The nonconscious recognition of facial identity was investigated in two experiments featuring brief (17-msec) masked stimulus presentation to prevent conscious recognition. Faces were presented in simultaneous pairs of one famous face and one unfamiliar face, and participants attempted to select the famous face. Subsequently, participants rated the...
Article
Full-text available
Images of faces manipulated to make their shapes closer to the average are perceived as more attractive. The influences of symmetry and averageness are often confounded in studies based on full-face views of faces. Two experiments are reported that compared the effect of manipulating the averageness of female faces in profile and full-face views. U...
Article
The phonological completeness hypothesis situates the effects of age of acquisition (AoA) at speech output. The prediction exists that age of acquisition will affect other perceptual classifications of any familiar stimulus class. We report two object classification experiments, where participants were required to decide whether the pictures of obj...
Article
Data were analysed from 640 attempts by eyewitnesses to identify the alleged culprit in 314 lineups organised by the Metropolitan Police in London. Characteristics of the witness, the suspect, the witness’s opportunity to view the culprit, the crime and the lineup were recorded. Data analysis, using mixed effects multinomial logistic regression, re...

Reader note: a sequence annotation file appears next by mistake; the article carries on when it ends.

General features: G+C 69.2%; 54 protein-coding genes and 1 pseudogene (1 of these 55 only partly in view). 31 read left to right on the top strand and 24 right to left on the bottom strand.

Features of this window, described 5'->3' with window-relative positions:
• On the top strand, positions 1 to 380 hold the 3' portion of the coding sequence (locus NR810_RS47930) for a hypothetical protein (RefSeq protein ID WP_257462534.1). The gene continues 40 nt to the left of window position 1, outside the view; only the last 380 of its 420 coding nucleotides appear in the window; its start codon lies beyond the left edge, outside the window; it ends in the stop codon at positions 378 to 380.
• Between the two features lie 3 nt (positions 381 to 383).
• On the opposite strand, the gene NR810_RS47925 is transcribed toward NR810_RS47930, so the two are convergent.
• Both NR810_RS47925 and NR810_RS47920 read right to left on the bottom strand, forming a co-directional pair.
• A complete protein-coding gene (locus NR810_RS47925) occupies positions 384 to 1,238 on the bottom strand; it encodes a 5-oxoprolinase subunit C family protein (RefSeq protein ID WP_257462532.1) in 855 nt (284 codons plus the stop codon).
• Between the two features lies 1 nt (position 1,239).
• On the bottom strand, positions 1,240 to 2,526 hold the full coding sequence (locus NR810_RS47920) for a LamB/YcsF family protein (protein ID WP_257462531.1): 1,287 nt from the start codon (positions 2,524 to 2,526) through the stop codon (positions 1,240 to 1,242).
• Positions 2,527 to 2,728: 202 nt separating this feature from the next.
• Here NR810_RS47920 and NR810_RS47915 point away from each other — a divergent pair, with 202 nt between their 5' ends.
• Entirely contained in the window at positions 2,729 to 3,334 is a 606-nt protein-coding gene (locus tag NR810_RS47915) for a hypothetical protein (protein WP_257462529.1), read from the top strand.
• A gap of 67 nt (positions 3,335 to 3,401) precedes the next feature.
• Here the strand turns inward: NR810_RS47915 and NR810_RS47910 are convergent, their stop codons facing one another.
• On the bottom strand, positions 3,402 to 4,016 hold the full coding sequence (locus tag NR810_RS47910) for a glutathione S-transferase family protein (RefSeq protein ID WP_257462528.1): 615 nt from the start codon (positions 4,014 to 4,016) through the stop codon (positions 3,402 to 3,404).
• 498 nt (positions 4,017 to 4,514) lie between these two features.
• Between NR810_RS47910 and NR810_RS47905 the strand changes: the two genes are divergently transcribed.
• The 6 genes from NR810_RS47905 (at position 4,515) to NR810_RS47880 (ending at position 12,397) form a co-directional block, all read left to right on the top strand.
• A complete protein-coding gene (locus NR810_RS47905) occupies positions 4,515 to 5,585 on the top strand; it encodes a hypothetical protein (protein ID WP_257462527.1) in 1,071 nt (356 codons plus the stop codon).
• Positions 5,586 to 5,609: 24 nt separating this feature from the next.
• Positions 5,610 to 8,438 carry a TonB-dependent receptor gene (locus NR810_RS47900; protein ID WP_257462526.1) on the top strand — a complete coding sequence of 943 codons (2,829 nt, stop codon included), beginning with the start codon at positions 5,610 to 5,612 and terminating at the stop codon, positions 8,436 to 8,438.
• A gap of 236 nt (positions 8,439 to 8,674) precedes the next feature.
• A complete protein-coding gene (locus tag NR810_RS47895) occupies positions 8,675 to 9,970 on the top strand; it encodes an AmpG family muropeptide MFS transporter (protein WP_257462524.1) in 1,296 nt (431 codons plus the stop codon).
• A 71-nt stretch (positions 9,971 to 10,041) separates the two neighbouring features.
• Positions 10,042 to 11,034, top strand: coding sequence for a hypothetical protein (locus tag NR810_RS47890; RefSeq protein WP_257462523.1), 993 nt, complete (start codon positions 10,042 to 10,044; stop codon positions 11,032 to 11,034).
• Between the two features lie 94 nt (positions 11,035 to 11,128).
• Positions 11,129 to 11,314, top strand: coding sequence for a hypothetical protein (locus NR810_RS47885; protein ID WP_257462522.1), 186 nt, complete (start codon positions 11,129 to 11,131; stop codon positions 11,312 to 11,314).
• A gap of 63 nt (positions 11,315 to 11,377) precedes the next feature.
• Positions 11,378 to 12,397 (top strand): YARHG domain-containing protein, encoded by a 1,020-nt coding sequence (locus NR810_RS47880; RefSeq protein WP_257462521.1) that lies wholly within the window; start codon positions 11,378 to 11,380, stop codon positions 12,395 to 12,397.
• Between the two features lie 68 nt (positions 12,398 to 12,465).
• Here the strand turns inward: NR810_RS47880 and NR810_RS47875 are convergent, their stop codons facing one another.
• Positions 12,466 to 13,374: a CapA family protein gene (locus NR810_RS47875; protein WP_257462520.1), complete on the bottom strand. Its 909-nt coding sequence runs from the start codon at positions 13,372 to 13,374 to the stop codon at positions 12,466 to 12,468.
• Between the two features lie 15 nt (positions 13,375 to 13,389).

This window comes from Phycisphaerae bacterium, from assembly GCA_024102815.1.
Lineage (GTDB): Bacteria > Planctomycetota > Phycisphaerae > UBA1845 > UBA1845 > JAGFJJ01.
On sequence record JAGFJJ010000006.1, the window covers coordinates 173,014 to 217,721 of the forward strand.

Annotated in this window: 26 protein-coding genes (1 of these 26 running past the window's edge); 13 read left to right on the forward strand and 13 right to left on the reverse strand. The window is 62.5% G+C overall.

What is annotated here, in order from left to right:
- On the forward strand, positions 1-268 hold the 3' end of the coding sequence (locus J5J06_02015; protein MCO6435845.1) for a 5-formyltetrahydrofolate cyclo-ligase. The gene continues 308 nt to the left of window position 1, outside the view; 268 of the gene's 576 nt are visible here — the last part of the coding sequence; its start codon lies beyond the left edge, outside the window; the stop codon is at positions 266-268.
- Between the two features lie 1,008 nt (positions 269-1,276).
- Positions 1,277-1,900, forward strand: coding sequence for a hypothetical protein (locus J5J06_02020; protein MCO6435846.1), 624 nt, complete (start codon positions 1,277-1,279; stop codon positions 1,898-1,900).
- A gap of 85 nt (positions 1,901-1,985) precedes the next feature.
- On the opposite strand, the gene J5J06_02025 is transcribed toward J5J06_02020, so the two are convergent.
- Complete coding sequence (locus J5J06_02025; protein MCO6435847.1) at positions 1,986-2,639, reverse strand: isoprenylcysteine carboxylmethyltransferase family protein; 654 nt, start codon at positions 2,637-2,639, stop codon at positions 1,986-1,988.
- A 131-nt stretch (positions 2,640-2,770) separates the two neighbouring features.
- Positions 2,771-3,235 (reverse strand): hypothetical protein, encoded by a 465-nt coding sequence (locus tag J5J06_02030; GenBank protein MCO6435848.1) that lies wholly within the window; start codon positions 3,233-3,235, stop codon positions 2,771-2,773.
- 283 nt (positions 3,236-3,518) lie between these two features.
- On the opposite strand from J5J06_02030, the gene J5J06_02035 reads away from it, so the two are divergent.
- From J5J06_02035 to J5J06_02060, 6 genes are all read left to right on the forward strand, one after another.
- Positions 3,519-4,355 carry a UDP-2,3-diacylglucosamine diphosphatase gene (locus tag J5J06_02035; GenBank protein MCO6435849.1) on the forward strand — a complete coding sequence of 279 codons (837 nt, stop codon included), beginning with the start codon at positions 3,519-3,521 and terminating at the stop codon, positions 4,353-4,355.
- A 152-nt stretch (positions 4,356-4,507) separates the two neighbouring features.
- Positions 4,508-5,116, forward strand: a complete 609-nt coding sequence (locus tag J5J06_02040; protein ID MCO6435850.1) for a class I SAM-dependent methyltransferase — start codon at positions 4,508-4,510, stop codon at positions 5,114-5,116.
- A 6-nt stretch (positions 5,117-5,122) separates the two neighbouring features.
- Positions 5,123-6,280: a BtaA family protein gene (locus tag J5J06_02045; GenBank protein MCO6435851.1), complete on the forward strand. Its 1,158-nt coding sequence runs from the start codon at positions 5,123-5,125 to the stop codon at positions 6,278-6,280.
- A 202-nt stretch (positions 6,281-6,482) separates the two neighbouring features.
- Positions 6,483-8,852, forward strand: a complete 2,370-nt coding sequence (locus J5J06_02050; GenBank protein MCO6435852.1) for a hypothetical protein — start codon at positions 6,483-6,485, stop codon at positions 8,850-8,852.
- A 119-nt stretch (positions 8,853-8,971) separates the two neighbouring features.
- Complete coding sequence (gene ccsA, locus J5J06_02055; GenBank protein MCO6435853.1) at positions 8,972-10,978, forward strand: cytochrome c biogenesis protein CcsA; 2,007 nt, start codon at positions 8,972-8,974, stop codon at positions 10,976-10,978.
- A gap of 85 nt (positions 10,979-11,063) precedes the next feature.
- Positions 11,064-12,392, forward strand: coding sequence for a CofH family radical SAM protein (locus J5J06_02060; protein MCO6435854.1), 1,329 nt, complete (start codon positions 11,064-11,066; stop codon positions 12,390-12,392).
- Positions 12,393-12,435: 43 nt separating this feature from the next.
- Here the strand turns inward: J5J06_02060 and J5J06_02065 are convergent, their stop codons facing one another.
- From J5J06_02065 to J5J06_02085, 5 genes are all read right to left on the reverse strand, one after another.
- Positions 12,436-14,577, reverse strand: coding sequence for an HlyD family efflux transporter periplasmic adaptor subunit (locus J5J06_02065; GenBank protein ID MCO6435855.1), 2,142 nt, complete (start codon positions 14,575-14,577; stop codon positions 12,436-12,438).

Article
Analysis of lineups from criminal cases has demonstrated that video technology can produce lineups that are less biased against the suspect than live lineups, and that White suspects are less likely to be identified from a live lineup than suspects of other ethnic origins. The present study assessed the fairness of video lineups of White Europeans...
Article
The two papers by Bobes et al. (2003, this issue) and by Sperber and Spinnler (2003, this issue) add to the large body of literature demonstrating covert face recognition in prosopagnosia. This viewpoint will offer some perspectives on this interesting phenomenon. First, a re-analysis of the empirical literature will indicate an important misconcep...
Article
Full-text available
Covert face recognition in neurologically intact participants was investigated with the use of very brief stimulus presentation to prevent awareness of the stimulus. In Experiment 1, skin conductance response (SCR) to photographs of celebrity and unfamiliar faces was recorded; the faces were displayed for 220 msec and for 17 msec in a within-partic...
Article
Full-text available
Theoretical models of proper-name processing have been primarily derived from studies of people's names; however, they are thought to generalize to all classes of proper name. Five experiments are reported that use repetition priming to compare different classes of proper names. It was found that for people's names and landmark names, (a) productio...
Article